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Thread: What are you reading?

  1. #5001
    signed, sealed, delivered maude~flanders's Avatar
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    Re: What are you reading?

    Quote Originally Posted by Critical;3764884;
    I finished The Swan Thieves this afternoon and OMG, it totally blows The Historian away for me (and I really liked The Historian). Maybe it's because this book is very art-centered and, not only that but centered on late 19th century art, which is my favorite historical/artistic period. Kostova's writing style is the same with both books, but this one had a more satisfying ending and the characters felt more fleshed out. Definitely a

    I'm blowing through Nelson DeMille's Gold Coast. After a few more serious books, I thought I'd read some fluffy thriller stuff. Next up (speaking of fluff) is Dan Brown's The Lost Symbol.
    I just read "The Swan Thieves", and really enjoyed it!

    I really like historical fiction. Does anyone have a recommendation? (I don't like any sexual content)

  2. #5002
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    Re: What are you reading?

    Quote Originally Posted by maude~flanders;3817510;
    I just read "The Swan Thieves", and really enjoyed it!

    I really like historical fiction. Does anyone have a recommendation? (I don't like any sexual content)
    Perhaps you've read these, but here are a few of my favs: Year of Wonders by Brooks, Pope Joan, Innocent Traitor by Alison Weir, Hotel at the Corner of Bitter and Sweet.

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    Re: What are you reading?

    Quote Originally Posted by obsession57;3818021;
    Perhaps you've read these, but here are a few of my favs: Year of Wonders by Brooks, Pope Joan, Innocent Traitor by Alison Weir, Hotel at the Corner of Bitter and Sweet.
    I loved that one! I'd also recommend The Piano Teacher by Janice K. Lee, another WWII story, this time set in Hong Kong.

    Maude Flanders - I'm glad you liked The Swan Thieves. I really enjoyed it too! If you're interested in historical fiction, I'd recommend Sarah Dunant's The Birth of Venus and In the Company of the Courtesan. I also really enjoyed The Four Seasons (can't remember the authors name, but it's upthread somewhere). City of Dreams by Beverly Swerling is also really wonderful. It's part of a series of books about the founding and history of NYC. This is the first one and it starts in the 17th century with the arrival of the Dutch settlers.

    I finished The Guernsey Literary and Potato Peel Pie Society last night. It was so lovely. I finished it in a day.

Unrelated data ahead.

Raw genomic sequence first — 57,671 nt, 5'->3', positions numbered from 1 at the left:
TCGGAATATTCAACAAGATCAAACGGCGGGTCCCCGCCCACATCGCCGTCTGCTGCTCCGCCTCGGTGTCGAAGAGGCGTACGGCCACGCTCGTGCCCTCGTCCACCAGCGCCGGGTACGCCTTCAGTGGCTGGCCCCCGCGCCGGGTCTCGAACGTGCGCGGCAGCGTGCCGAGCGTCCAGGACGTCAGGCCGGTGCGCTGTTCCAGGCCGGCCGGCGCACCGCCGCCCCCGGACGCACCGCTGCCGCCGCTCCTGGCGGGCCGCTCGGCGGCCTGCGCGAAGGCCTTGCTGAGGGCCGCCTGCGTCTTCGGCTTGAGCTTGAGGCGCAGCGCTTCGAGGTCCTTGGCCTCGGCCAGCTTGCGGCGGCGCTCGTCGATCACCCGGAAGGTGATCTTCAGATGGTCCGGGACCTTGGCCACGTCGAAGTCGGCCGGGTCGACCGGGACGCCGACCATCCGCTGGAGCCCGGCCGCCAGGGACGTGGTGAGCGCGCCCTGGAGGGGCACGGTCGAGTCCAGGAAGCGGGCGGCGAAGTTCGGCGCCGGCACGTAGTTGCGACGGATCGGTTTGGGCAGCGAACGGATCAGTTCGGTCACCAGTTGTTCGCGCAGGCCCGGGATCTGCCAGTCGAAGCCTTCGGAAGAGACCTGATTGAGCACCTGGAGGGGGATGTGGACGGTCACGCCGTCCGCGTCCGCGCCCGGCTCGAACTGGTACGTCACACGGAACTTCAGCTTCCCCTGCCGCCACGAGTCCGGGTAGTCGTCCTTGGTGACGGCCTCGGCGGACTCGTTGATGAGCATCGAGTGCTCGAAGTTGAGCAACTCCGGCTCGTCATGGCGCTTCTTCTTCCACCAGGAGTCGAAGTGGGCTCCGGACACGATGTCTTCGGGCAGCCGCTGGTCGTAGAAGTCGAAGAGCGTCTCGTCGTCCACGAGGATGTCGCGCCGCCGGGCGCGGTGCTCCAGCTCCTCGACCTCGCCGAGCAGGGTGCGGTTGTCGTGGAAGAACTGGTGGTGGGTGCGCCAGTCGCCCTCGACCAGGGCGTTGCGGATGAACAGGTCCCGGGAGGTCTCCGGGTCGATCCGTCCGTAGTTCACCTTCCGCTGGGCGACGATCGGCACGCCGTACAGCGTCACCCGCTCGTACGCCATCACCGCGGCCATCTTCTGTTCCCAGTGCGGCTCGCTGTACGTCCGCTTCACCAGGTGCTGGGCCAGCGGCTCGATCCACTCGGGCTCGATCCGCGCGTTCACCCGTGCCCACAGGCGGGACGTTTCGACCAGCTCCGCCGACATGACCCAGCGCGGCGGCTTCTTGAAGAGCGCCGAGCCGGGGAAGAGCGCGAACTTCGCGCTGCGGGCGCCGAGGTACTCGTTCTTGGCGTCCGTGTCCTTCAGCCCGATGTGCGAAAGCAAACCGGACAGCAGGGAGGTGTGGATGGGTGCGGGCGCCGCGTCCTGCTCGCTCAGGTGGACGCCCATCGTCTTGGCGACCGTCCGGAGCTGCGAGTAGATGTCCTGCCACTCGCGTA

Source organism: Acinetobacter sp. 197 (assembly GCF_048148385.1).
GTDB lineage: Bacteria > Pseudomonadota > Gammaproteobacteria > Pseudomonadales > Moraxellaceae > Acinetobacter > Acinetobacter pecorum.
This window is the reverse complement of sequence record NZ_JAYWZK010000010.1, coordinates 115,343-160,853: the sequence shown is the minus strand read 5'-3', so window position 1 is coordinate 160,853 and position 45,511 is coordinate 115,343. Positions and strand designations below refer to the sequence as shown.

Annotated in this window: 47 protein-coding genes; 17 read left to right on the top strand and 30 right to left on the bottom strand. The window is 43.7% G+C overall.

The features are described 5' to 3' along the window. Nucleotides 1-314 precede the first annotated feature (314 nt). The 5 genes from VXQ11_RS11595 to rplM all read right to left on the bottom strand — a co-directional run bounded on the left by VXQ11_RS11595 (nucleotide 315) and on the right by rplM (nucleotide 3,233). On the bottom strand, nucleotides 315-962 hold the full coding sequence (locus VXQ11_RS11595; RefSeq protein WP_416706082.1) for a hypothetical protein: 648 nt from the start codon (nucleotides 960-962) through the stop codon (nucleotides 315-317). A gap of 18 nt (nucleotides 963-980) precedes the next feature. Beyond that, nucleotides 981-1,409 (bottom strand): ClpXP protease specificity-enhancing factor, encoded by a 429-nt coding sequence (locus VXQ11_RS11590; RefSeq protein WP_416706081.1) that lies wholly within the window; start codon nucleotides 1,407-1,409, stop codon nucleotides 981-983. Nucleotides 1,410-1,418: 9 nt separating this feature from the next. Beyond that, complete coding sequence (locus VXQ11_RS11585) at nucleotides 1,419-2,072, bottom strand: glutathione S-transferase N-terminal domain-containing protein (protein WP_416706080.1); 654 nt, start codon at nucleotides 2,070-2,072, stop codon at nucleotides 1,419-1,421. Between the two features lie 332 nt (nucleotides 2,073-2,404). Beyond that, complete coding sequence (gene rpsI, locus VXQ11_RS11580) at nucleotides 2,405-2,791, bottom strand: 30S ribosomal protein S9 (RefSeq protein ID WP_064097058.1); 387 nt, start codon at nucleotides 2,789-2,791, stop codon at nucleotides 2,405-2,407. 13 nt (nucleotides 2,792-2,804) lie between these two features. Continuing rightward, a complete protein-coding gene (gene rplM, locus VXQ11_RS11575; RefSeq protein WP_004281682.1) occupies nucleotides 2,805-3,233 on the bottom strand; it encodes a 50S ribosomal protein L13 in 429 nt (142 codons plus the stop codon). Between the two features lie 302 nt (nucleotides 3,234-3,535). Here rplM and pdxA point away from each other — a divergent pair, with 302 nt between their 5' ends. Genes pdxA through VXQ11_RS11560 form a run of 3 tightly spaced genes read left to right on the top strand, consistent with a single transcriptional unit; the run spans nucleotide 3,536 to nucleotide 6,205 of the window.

Out of the pile of books from the trade show, I just plucked Leila Meacham's Roses, which I've been seeing all over the place, including on Amazon (it's the cover they've got on the Kindle screen on their front page right now). It's a century-long saga that centers on two founding families in a small East Texas town. I'm only about 30 pages in right now, but I'm enjoying it. It feels like an old-fashioned read - the kind you sit at home in your pjs to with and are sad when it ends.
    Anti-intellectualism has been a constant thread winding its way through our political and cultural life, nurtured by the false notion that democracy means that 'my ignorance is just as good as your knowledge.' - Isaac Asimov

    I was thinking of the immortal words of Socrates, who said, "... I drank what?"

  4. #5004
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    Re: What are you reading?

    Quote Originally Posted by obsession57;3818021;
    Perhaps you've read these, but here are a few of my favs: Year of Wonders by Brooks, Pope Joan, Innocent Traitor by Alison Weir, Hotel at the Corner of Bitter and Sweet.
    Thanks! I will order them at the library!

    Here's an old classic that I am reading to my teen boys for their literature class: The Scarlet Pimpernel. Has anyone read it? It is soooo good! I think we forget those old "school-required" books sometimes! It is all set in the time of the French Revolution, with the Reign of Terror at it's peak, when a British guy, called the Scarlet Pimpernel, runs an underground railroad type of thing to get aristocrats out of Paris and save them from the guillotine. I'm really enjoying it!

  5. #5005
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    Re: What are you reading?

    Thanks! I just downloaded that for free... also the League of the Scarlet Pimpernel and the Elusive Pimpernel. All free by the same author. Is it a series?
    Count your blessings!

  6. #5006
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    Re: What are you reading?